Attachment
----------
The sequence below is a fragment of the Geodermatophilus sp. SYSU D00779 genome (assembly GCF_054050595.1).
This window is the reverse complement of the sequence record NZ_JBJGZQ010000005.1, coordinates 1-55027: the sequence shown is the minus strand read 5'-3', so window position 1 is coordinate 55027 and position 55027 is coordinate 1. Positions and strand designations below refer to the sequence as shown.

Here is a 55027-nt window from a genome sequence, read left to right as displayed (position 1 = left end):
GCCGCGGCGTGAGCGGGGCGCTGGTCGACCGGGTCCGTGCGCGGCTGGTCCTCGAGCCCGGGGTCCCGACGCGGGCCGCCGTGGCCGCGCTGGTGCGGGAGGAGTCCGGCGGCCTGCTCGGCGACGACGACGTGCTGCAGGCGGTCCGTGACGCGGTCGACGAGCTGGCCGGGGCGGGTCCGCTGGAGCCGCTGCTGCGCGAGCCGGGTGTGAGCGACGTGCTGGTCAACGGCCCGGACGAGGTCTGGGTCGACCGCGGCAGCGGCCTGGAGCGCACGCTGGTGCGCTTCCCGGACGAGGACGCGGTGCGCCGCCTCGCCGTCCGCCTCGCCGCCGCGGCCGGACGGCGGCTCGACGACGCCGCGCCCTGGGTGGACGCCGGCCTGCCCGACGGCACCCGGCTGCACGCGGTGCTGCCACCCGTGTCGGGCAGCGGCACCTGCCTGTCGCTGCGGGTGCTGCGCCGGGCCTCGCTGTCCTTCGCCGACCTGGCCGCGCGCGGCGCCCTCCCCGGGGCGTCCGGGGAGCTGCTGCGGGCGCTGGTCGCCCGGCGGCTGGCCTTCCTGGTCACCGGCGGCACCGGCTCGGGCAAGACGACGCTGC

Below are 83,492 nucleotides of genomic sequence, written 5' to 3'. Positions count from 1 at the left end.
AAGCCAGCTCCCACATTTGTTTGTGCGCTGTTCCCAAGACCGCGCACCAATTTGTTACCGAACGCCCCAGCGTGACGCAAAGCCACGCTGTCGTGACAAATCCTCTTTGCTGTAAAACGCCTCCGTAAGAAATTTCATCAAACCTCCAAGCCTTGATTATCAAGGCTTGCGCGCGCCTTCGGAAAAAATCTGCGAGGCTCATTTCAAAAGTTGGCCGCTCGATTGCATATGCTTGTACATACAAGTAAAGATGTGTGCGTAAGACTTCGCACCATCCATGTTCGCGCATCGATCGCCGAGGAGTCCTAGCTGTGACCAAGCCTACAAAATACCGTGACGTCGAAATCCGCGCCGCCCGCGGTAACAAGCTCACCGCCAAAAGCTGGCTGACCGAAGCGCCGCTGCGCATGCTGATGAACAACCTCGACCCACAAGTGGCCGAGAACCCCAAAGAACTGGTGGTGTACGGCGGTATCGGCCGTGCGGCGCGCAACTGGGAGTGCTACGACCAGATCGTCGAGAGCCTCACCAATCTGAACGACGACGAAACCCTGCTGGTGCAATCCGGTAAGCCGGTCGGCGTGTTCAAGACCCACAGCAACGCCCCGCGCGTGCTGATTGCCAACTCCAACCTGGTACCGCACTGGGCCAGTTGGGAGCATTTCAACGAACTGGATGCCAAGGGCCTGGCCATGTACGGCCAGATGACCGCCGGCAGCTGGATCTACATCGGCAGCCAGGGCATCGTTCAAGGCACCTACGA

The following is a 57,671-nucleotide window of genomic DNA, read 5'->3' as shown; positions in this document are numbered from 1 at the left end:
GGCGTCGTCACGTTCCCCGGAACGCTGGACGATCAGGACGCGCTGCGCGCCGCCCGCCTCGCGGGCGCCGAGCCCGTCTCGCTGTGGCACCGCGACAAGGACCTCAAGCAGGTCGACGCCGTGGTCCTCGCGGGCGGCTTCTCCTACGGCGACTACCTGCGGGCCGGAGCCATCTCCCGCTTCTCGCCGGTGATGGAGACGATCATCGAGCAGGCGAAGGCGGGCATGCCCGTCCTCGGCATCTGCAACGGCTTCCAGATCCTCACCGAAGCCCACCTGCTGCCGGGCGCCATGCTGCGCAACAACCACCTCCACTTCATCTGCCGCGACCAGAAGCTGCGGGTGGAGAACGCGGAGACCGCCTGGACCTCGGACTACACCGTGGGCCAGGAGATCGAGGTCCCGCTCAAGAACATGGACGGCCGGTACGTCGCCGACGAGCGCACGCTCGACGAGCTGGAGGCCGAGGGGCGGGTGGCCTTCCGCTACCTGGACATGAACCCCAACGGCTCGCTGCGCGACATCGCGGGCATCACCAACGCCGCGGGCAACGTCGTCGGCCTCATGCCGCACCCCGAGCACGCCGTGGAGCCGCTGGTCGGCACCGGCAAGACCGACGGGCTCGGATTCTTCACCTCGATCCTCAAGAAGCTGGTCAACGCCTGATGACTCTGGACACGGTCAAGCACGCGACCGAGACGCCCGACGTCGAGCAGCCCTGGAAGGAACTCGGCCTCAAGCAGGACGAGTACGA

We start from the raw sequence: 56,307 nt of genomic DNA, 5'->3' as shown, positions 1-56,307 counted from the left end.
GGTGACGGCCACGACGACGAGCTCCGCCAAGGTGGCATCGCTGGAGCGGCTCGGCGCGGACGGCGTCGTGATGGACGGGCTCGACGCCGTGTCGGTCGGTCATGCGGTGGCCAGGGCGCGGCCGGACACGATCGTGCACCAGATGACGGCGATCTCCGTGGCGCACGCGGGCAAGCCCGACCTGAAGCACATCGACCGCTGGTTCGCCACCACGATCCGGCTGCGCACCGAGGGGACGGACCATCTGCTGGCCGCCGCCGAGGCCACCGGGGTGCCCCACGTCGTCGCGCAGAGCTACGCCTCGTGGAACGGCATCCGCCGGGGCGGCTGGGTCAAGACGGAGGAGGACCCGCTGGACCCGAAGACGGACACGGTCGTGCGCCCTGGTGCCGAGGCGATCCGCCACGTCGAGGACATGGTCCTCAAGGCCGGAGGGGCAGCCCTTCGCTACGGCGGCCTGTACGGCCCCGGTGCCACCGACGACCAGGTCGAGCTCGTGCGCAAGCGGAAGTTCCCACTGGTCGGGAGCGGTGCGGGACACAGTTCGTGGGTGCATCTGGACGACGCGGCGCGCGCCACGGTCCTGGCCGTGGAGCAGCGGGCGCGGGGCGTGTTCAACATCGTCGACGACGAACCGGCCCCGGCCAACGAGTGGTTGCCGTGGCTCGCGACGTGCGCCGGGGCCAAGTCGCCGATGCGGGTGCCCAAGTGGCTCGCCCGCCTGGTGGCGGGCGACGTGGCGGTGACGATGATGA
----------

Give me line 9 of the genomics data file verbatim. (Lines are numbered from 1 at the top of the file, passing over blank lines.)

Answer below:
We start from the raw sequence: 56,307 nt of genomic DNA, 5'->3' as shown, positions 1-56,307 counted from the left end.